Steve Evans Passes Away, Leaves An Inspiring Legacy

It is with great sadness that Hackaday learns of the passing of Steve Evans. He was one of the creators of Eyedrivomatic, the eye-controlled wheelchair project which was awarded the Grand Prize during the 2015 Hackaday Prize.

News of Steve’s passing was shared by his teammate Cody Barnes in a project update on Monday. For more than a decade Steve had been living with Motor Neurone Disease (MND). He slowly lost the function of his body, but his mind remained intact throughout. We are inspired that despite his struggles he chose to spend his time creating a better world. Above you can see him test-driving an Eyedrivomatic prototype which is the blue 3D printed attachment seen on the arm of his chair.

The Eyedrivomatic is a hardware adapter for electric wheelchairs which bridges the physical controls of the chair with the eye-controlled computer used by people living with ALS/MND and in many other situations. The project is Open Hardware and Open Source Software and the team continues to work on making Eyedriveomatic more widely available by continuing to refine the design for ease of fabrication, and has even begun to sell kits so those who cannot build it themselves still have access.

The team will continue with the Eyedrivomatic project. If you are inspired by Steve’s story, now is a great time to look into helping out. Contact Cody Barnes if you would like to contribute to the project. Love and appreciation for Steve and his family may be left as comments on the project log.

27 thoughts on “Steve Evans Passes Away, Leaves An Inspiring Legacy

    1. by working in the open source way he did, he can live through his passion even in death. i aspire to be like him and contribute to the open community with code/designs that have the potential to live longer than my body.

  1. Never heard of him, but it is always sad to learn about good people being lost when perhaps only regulation stands in the way of a cure for their disease. Heard about CRISPR? There is a very good change it can be used to cure many of these genetic disorders, or at least slow them down significantly. Except that the terminally ill are not allowed to “hack” their own DNA, because you know they may harm themselves… Is that an insane and unethical policy or what?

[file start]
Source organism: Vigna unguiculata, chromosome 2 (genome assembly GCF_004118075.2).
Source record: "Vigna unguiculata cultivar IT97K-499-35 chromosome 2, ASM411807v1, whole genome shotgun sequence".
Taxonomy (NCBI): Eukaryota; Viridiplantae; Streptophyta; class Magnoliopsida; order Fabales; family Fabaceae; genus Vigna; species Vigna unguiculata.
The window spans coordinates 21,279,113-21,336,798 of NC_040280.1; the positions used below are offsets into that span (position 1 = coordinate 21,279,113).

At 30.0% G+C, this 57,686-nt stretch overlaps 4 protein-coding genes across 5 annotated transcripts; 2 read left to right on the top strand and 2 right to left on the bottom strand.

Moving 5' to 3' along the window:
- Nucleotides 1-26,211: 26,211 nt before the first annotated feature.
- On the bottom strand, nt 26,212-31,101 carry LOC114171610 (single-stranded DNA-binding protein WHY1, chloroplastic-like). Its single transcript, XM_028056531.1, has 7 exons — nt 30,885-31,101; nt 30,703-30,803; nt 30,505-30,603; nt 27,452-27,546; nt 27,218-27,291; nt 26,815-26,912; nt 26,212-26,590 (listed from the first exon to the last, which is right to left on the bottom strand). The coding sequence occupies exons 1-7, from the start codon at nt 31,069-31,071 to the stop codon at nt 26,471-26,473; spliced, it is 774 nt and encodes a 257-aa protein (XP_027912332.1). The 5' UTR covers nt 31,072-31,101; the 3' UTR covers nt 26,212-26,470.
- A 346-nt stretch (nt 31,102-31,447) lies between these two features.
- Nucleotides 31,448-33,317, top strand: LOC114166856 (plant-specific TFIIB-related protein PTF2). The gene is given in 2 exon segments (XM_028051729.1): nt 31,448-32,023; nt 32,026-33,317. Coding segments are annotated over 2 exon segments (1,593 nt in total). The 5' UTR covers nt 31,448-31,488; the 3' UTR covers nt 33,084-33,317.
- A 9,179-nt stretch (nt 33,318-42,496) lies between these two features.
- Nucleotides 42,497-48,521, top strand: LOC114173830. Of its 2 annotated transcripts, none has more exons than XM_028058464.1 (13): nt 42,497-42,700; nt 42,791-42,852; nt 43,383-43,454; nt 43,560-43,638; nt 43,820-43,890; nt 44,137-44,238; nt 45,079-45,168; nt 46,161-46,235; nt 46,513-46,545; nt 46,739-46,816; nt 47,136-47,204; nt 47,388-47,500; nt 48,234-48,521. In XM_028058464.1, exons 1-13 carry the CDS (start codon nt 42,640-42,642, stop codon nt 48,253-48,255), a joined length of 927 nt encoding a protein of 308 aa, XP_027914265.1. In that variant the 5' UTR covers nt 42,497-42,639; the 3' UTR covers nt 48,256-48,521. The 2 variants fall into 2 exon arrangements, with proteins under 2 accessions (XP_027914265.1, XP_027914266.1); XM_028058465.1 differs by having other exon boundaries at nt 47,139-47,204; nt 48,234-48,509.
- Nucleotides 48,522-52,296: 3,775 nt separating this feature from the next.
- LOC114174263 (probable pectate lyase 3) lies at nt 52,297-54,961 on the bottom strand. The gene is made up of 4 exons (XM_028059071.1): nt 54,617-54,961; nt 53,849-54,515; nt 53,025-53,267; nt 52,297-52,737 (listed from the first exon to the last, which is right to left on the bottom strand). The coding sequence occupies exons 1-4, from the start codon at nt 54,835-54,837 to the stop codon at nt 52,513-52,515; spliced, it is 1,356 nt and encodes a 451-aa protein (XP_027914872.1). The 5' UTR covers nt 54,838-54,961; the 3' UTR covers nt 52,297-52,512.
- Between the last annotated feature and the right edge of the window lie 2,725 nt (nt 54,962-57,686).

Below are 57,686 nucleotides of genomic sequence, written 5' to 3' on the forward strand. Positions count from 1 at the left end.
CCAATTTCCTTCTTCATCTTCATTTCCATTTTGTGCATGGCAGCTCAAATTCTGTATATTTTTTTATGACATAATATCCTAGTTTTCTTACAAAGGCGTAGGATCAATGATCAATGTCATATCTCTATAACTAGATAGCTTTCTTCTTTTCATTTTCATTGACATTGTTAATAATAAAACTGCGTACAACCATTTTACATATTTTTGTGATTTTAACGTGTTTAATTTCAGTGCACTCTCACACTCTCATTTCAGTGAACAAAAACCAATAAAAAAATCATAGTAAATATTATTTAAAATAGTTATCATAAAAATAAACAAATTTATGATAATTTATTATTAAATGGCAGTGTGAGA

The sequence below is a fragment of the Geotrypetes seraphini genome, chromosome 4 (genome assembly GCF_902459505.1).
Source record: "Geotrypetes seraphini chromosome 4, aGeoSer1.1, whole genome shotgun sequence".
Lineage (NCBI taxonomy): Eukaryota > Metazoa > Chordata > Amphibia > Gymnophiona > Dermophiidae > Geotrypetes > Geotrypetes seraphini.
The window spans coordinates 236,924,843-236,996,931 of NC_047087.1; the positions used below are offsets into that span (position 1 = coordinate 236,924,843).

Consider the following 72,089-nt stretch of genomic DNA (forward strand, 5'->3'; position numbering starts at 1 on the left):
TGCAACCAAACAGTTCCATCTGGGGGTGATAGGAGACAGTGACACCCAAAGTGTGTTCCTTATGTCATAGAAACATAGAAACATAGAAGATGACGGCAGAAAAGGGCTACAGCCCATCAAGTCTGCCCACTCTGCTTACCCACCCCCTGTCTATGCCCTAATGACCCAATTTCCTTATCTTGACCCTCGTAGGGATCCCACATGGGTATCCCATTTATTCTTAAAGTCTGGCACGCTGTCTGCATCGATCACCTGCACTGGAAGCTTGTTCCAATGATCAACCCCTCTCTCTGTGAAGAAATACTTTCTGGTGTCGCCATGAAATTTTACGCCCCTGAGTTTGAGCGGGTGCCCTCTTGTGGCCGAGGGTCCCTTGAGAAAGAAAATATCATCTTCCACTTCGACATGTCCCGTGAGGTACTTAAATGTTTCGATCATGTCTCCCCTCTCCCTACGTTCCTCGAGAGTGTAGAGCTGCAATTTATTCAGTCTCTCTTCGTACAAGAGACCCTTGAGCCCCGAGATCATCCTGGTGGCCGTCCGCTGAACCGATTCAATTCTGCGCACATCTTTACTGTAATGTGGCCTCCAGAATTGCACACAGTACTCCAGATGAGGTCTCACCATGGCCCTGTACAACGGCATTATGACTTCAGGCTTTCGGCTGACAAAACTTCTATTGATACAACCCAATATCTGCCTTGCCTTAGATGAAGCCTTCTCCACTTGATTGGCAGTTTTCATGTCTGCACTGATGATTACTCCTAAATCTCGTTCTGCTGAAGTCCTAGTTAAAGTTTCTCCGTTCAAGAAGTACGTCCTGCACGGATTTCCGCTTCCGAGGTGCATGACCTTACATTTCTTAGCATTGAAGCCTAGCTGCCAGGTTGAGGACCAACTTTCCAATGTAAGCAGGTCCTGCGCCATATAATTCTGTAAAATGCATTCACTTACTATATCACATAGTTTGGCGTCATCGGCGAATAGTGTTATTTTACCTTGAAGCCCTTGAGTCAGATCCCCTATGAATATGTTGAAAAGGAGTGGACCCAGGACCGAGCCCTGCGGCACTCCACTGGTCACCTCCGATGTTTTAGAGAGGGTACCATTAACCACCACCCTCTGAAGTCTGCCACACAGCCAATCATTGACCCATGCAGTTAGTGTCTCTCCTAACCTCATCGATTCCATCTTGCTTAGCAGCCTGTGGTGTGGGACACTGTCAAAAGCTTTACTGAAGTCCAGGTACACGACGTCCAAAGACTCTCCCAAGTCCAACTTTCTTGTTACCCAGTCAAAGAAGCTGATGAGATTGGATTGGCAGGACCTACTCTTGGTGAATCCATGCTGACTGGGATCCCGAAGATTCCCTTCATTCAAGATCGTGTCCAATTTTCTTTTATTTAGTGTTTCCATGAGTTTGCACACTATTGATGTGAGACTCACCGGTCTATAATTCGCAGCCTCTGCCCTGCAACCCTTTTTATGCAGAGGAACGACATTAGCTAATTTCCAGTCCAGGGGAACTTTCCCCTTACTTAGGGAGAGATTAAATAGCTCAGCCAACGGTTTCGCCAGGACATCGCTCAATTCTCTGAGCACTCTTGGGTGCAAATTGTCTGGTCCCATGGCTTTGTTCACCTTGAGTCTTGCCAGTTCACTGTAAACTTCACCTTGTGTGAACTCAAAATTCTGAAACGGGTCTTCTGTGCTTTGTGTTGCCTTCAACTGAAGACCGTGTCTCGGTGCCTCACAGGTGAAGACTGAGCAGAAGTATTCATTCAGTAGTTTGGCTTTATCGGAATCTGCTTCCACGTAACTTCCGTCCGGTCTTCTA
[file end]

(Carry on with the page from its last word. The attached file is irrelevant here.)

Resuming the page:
1. In fairness, if you want to hack your DNA the only practical way to get the update to all your cells is to hack a virus to distribute it, and there are good reasons to worry that that could harm a lot of other people by accident. Sometimes regulations exist for valid reasons, they aren’t all inherently bad.

      Yeah, there was that guy they cured of pancreatic cancer by retraining his white blood cells to recognize the cancer cells and kill them. Of course it almost killed him first because in the course of killing his tumors they released so much toxic death crap into his bloodstream so fast he got a 105 degree fever and had to live in an ice bath for a day or two. And one of the other people they tried it on the immune cells started attacking her lungs, and there was nothing they could do to stop it. She would have died anyway, so it was probably worth a try, but there’s just a lot we don’t understand. Hacking biology is _hard_.

      1. Actually that was the state of the art ten years ago perhaps, things have move on a lot since then and people, rich well connected people have travelled to lax jurisdictions to have their DNA changed. It didn’t kill them either, but how well it worked only time will tell.

    2. ::paints a big bullseye on his pants in the ‘fly’ region::
      I would agree that anyone should be allowed to hack their DNA to their heart’s content but only if they start with some kind of irreversible voluntary sterilization. Otherwise it’s not only your DNA you’re playing with but your kids’ at least and the entire future pool at worst. Fire at will

      1. Only an issue if all cells get changed, and anyway how is that any lest dangerous than the implications of IVF when you think carefully about what that does to the gene pool?